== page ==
“It would be easy to put an accelerometer chip on a drone, to see if the animals are chased by a predator. We are also putting multi-spectral or near-infrared cameras onto drones — the same drones we are using to find lost cattle. We are now mapping flights, to look at large aerial photos (orthomosaics) to map farmers’ fields, like precision agriculture. We can use Normalized Difference Vegetation Index, which enables us to look at the pasture and determine things like proper fertilizer application or water. In the future we are hoping to come up with unique spectral signatures for things like invasive weeds. Maybe we can not only identify noxious weeds (and pinpoint location with GPS co-ordinates) but also send out a second drone, using those co-ordinates, to spray the weeds,” he explains.
“One rancher came up with the idea of using a paint ball gun when checking cattle,” says Lewis. “The person checking cattle could mark one with a paint ball so the people who come out later to treat it would know which one to treat. I don’t know how well that might work, but there are many innovations people will come up with.” As the technology keeps improving and drones become more useful for more things, there are many possibilities.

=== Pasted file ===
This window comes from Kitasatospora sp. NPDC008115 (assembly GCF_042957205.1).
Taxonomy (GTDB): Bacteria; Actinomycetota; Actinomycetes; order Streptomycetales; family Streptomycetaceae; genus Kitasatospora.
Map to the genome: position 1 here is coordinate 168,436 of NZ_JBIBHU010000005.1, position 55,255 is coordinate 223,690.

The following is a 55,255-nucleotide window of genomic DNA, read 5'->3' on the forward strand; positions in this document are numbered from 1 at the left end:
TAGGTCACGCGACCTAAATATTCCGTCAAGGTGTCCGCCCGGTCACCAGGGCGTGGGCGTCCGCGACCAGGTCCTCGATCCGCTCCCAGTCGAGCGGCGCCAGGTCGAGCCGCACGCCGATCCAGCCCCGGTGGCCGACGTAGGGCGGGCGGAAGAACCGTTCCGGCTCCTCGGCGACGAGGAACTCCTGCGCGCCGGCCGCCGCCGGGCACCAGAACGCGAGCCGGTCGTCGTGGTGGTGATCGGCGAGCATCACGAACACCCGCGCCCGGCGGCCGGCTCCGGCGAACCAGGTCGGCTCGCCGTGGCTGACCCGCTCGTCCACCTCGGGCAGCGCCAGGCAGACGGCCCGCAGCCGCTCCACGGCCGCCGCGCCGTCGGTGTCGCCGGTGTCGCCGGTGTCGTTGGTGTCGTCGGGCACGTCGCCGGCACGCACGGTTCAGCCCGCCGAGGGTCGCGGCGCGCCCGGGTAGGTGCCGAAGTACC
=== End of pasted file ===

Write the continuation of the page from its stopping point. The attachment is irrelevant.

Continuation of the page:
Purchasing and learning to use a drone
A Chinese company called DJI makes most of the high-quality drones on the market today, with several models. Price for a top-of-the-line drone may be $1,000 to $1,400 but by the time you buy a couple of extra batteries (about $160), a case for it, etc., it will probably be another $500.
“The drone we purchased was very basic, and cost $600,” says Lewis. “Some are much more expensive, but this one takes clear pictures and videos. The price of a drone goes up partly by the quality of the camera. Drones the professionals use are bigger and may cost $10,000 to $20,000. They can go farther and carry a bigger camera and do many different things,” he says.